Almost anyone productively using Haskell has already stumbled upon Michael Snoyman’s Conduit library.
In this post I will show how to leverage the power of Conduit interleaved IO in order to parse author’s names from the Open Library data dumps.
Using traditional languages like Java or C, it would be significantly more difficult and error-prone to interleave the processing pipeline actions of
- Downloading the file
ol_dump_authors_latest.txt.gz using HTTP
- Decompressing using a
- Splitting into lines and discarding everything but the JSON from said lines
- Appropriately decoding the JSON and extracing the
name field, or ignoring the line if parsing is not possible
- Writing all said names into a files (
authors.txt in this example), one per line.
Because the uncompressed dump is a multi-GiB file, a streaming parser is required. Using pipes or FIFOs to download and parse from stdin would certainly be possible in this simple example, however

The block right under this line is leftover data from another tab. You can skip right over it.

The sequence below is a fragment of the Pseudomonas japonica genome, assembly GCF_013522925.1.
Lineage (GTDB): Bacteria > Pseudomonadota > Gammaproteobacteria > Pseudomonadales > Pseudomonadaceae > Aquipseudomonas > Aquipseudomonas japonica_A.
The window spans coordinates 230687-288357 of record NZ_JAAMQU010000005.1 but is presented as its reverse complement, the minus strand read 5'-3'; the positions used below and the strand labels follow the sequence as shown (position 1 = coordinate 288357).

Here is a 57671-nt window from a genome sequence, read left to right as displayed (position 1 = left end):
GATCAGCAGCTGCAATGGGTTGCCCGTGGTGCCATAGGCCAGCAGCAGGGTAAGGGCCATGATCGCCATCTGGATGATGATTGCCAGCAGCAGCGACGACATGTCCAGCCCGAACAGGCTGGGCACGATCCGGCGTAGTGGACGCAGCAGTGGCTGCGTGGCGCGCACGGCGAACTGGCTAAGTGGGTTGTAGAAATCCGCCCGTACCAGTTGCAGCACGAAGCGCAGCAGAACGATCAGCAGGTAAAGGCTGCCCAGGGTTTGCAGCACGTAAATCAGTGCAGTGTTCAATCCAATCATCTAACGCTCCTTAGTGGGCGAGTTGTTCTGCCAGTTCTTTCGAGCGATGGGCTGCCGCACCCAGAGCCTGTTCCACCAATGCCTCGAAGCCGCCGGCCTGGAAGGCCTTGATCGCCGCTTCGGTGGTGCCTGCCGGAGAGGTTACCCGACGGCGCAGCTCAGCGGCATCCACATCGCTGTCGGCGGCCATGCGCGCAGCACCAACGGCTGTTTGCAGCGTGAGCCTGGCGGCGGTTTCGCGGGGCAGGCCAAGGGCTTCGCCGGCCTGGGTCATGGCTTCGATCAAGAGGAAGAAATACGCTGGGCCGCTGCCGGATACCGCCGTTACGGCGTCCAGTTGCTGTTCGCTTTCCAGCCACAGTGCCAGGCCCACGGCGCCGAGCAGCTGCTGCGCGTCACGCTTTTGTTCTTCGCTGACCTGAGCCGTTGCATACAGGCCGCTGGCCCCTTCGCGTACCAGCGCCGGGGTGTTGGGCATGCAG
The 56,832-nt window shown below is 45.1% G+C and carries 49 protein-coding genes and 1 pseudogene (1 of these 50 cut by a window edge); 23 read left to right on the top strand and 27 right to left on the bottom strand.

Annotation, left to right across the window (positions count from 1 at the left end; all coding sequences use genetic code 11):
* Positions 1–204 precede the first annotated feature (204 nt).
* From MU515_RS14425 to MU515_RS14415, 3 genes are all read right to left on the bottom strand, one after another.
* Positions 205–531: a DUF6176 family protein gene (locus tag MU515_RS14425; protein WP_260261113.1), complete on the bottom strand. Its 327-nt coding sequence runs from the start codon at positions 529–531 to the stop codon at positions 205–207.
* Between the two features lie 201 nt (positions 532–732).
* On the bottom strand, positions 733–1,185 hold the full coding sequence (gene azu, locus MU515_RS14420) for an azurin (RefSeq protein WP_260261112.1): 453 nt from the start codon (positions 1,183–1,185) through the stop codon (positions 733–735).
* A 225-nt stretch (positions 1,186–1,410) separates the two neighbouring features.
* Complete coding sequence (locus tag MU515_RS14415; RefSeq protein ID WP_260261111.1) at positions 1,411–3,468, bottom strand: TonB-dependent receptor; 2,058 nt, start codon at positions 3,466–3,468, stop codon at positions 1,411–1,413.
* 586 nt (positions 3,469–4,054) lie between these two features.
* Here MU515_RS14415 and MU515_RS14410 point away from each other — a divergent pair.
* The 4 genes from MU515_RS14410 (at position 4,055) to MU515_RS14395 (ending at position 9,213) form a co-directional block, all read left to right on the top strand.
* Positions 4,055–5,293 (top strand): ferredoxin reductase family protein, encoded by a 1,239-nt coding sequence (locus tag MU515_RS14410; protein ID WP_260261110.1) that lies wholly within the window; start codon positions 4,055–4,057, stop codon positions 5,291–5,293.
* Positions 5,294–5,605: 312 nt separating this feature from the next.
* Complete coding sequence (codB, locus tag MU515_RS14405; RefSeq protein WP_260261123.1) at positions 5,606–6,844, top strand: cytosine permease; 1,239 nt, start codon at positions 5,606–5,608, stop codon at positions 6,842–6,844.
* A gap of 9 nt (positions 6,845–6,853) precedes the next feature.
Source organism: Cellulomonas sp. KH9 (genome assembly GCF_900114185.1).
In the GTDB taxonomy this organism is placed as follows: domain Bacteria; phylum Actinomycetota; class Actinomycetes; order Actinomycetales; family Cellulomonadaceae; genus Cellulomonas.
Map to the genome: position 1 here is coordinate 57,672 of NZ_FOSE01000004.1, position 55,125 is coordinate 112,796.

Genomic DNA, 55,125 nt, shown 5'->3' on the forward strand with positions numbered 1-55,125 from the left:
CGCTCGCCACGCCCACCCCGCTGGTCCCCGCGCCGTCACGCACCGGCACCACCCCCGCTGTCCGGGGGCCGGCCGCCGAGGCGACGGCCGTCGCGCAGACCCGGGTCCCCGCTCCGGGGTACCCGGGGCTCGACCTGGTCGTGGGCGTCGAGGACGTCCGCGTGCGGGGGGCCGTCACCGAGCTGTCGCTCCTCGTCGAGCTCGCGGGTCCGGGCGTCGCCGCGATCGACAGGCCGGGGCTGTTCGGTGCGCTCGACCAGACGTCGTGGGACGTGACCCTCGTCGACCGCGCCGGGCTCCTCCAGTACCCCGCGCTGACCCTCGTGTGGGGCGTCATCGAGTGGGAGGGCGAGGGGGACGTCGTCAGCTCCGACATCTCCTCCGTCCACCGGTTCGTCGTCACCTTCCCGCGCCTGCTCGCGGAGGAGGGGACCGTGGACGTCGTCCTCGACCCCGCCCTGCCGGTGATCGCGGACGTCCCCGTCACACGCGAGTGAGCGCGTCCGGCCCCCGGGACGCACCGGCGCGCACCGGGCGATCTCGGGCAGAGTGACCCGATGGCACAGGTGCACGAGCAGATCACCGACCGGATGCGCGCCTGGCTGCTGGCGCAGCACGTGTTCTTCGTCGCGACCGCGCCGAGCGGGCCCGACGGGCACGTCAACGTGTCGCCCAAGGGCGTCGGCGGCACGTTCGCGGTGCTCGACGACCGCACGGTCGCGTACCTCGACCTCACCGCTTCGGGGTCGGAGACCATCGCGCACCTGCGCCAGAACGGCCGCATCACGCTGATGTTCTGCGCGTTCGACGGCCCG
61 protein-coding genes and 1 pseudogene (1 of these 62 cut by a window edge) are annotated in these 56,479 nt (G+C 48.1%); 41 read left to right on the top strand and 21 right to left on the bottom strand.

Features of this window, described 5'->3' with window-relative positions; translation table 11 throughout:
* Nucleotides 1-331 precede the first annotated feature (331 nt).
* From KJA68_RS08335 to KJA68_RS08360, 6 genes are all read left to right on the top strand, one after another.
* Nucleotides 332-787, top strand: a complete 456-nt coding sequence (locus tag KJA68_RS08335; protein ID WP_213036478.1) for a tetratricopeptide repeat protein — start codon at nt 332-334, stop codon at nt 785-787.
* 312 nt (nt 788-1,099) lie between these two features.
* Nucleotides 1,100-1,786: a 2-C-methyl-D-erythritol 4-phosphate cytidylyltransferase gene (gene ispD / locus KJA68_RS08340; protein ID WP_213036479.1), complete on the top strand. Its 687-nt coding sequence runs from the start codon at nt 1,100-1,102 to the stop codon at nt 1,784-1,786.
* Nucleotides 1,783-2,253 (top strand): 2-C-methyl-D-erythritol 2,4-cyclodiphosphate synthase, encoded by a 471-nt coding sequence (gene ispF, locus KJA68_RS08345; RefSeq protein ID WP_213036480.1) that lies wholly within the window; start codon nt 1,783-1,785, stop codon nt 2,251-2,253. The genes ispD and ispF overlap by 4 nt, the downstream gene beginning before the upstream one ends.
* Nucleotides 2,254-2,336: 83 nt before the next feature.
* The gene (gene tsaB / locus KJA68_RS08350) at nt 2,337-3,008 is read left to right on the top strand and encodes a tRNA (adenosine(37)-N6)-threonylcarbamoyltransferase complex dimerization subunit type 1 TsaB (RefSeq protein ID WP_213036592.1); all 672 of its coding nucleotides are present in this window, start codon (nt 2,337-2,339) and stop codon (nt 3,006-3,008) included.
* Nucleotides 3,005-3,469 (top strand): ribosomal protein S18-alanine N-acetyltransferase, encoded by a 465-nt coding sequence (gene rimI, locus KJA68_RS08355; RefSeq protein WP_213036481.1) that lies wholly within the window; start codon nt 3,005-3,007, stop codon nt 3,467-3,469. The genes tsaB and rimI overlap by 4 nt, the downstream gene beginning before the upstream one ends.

Although there are libraries for other languages facilitating native interleaved IO, it proves to be quite difficult to integrate third-party functionality like
gunzip, especially if trying to avoid performance bottlenecks. When focusing on performance, you’re often stuck with manually manipulating memory buffers yielding complex, error-prone code.
Conduits provide a ready-to-use solution for these issues. Using libraries like conduit-extras it’s also easily possible to integrate streaming-gunzip while still fulfilling near-constant memory requirements and deterministic resource usage.
While maintaining high performance, they allow the programmer not to think about the specifics of splicing together the individual steps of the processing pipeline.